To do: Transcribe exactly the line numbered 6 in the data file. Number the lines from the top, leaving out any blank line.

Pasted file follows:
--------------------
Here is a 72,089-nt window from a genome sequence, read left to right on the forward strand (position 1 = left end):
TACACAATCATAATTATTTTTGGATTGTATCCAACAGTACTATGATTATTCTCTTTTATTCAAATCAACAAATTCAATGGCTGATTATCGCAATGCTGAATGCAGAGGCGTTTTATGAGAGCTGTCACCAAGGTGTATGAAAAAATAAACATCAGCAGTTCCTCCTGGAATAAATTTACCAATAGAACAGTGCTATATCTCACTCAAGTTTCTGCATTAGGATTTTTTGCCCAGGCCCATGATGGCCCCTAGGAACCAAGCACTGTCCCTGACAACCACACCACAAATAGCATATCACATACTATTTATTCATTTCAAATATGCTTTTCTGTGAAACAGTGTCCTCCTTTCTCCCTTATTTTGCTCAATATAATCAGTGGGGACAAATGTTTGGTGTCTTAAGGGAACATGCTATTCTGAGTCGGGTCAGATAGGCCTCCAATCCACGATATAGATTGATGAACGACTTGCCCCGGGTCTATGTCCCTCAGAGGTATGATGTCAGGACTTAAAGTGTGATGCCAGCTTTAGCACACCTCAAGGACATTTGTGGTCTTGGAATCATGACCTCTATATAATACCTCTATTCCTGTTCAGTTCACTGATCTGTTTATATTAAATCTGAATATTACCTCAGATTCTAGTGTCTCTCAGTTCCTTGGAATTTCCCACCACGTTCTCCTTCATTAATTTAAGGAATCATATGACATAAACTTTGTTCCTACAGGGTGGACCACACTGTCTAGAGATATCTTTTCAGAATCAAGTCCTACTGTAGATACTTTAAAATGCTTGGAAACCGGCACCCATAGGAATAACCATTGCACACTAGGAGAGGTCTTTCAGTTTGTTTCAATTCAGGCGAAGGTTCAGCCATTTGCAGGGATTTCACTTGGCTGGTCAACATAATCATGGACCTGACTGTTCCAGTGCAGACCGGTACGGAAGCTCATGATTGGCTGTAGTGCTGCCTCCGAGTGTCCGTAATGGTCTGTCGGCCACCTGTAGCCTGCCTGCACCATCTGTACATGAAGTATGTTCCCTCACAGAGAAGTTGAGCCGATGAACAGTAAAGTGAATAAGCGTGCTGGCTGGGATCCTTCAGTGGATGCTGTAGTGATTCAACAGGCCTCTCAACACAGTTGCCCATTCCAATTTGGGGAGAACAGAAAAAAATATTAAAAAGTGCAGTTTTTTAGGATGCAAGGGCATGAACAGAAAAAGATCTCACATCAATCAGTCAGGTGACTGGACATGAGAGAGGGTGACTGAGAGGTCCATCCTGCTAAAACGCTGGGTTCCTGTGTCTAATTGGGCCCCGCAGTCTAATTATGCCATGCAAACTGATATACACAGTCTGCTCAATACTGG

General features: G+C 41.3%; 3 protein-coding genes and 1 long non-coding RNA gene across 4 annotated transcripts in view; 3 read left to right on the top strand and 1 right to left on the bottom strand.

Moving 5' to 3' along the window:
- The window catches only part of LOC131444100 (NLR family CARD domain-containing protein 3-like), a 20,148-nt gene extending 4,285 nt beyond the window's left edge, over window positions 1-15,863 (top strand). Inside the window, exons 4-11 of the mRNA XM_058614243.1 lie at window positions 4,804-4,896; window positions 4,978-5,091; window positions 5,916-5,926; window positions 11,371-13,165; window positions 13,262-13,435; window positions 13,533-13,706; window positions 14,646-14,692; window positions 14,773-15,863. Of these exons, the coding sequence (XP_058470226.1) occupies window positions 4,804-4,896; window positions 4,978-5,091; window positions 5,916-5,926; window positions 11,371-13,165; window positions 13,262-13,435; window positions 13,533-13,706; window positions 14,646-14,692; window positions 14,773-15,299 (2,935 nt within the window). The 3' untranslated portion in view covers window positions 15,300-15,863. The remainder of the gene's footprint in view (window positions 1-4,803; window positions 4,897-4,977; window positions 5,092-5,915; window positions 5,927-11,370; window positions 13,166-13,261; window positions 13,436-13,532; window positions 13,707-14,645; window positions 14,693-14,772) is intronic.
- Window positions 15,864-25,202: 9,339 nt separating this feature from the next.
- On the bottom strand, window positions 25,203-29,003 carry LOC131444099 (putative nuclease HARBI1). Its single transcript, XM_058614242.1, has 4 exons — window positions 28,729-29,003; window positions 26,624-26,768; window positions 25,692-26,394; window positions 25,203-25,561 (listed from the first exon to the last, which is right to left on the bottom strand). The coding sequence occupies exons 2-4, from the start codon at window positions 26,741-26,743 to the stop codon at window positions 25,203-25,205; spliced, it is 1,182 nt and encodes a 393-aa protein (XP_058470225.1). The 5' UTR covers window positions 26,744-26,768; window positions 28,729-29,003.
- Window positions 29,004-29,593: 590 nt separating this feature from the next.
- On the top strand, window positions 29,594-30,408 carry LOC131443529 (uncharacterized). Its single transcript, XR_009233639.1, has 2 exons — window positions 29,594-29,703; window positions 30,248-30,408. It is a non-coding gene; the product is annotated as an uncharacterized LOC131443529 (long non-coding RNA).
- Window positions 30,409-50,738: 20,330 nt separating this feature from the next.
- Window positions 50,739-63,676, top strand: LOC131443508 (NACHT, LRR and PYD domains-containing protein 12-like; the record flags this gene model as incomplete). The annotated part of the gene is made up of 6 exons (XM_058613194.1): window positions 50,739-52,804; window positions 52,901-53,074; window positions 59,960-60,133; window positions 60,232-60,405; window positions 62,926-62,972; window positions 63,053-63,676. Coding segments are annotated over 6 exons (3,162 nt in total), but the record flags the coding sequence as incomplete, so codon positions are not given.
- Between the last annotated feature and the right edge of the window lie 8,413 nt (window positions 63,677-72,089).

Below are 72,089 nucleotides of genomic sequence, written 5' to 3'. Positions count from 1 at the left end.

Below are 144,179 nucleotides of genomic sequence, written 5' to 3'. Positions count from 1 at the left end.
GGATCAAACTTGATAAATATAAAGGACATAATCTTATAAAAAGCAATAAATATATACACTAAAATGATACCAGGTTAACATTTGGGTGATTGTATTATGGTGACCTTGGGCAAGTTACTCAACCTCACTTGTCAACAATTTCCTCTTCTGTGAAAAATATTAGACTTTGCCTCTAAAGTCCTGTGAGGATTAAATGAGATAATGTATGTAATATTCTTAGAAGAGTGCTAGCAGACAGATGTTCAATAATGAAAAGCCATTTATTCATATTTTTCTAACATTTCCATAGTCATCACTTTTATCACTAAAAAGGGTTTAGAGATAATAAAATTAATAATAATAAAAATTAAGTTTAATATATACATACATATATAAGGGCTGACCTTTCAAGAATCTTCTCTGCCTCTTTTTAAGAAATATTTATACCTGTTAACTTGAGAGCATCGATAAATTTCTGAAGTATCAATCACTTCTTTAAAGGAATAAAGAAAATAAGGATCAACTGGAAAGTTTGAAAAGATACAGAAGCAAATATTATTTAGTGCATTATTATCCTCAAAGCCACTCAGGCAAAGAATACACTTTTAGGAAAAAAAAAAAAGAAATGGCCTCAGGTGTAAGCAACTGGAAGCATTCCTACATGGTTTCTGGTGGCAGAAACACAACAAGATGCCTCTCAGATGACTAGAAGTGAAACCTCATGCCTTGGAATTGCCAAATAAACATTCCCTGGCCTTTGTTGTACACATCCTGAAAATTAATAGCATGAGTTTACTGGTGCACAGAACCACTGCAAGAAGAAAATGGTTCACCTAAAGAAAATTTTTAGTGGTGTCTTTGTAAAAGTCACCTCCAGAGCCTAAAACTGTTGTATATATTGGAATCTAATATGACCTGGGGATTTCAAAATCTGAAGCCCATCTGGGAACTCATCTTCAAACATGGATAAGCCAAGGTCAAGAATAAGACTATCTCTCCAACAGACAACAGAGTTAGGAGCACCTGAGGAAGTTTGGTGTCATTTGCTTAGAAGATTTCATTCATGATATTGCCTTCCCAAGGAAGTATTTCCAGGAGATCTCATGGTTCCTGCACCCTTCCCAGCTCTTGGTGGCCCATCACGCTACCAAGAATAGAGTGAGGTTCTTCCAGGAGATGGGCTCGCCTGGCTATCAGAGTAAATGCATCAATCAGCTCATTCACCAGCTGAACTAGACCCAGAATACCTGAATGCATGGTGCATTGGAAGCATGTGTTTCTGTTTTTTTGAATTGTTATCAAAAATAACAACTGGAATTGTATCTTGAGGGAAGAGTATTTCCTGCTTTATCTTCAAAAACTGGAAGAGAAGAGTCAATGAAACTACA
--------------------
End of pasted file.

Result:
- Window positions 15,864-25,202: 9,339 nt separating this feature from the next.